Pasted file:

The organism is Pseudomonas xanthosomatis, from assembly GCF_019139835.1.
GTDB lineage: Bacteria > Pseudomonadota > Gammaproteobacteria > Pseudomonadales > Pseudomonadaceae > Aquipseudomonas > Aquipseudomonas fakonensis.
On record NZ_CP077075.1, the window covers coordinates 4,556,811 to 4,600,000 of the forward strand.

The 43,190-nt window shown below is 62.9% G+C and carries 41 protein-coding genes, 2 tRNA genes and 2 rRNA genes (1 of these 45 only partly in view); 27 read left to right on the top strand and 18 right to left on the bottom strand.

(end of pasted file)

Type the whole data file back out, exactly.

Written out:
The organism is Pseudomonas xanthosomatis, from assembly GCF_019139835.1.
GTDB lineage: Bacteria > Pseudomonadota > Gammaproteobacteria > Pseudomonadales > Pseudomonadaceae > Aquipseudomonas > Aquipseudomonas fakonensis.
On record NZ_CP077075.1, the window covers coordinates 4,556,811 to 4,600,000 of the forward strand.

The 43,190-nt window shown below is 62.9% G+C and carries 41 protein-coding genes, 2 tRNA genes and 2 rRNA genes (1 of these 45 only partly in view); 27 read left to right on the top strand and 18 right to left on the bottom strand.